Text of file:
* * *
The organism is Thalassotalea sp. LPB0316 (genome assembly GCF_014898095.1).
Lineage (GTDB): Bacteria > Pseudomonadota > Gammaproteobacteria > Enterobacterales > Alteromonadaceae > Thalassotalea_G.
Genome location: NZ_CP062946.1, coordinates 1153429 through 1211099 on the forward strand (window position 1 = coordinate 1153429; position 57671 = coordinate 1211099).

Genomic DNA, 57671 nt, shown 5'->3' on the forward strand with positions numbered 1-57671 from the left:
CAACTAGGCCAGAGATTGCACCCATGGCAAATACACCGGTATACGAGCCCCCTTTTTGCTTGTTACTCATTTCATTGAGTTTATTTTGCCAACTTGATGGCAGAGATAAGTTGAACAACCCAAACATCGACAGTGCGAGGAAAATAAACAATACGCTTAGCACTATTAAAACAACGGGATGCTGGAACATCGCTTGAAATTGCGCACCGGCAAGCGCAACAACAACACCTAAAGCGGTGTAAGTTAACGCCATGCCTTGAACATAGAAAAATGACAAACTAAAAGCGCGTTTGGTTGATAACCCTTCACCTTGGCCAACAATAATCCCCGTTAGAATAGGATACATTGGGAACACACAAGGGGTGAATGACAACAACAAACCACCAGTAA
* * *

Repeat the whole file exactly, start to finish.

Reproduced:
The organism is Thalassotalea sp. LPB0316 (genome assembly GCF_014898095.1).
Lineage (GTDB): Bacteria > Pseudomonadota > Gammaproteobacteria > Enterobacterales > Alteromonadaceae > Thalassotalea_G.
Genome location: NZ_CP062946.1, coordinates 1153429 through 1211099 on the forward strand (window position 1 = coordinate 1153429; position 57671 = coordinate 1211099).

Genomic DNA, 57671 nt, shown 5'->3' on the forward strand with positions numbered 1-57671 from the left:
CAACTAGGCCAGAGATTGCACCCATGGCAAATACACCGGTATACGAGCCCCCTTTTTGCTTGTTACTCATTTCATTGAGTTTATTTTGCCAACTTGATGGCAGAGATAAGTTGAACAACCCAAACATCGACAGTGCGAGGAAAATAAACAATACGCTTAGCACTATTAAAACAACGGGATGCTGGAACATCGCTTGAAATTGCGCACCGGCAAGCGCAACAACAACACCTAAAGCGGTGTAAGTTAACGCCATGCCTTGAACATAGAAAAATGACAAACTAAAAGCGCGTTTGGTTGATAACCCTTCACCTTGGCCAACAATAATCCCCGTTAGAATAGGATACATTGGGAACACACAAGGGGTGAATGACAACAACAAACCACCAGTAA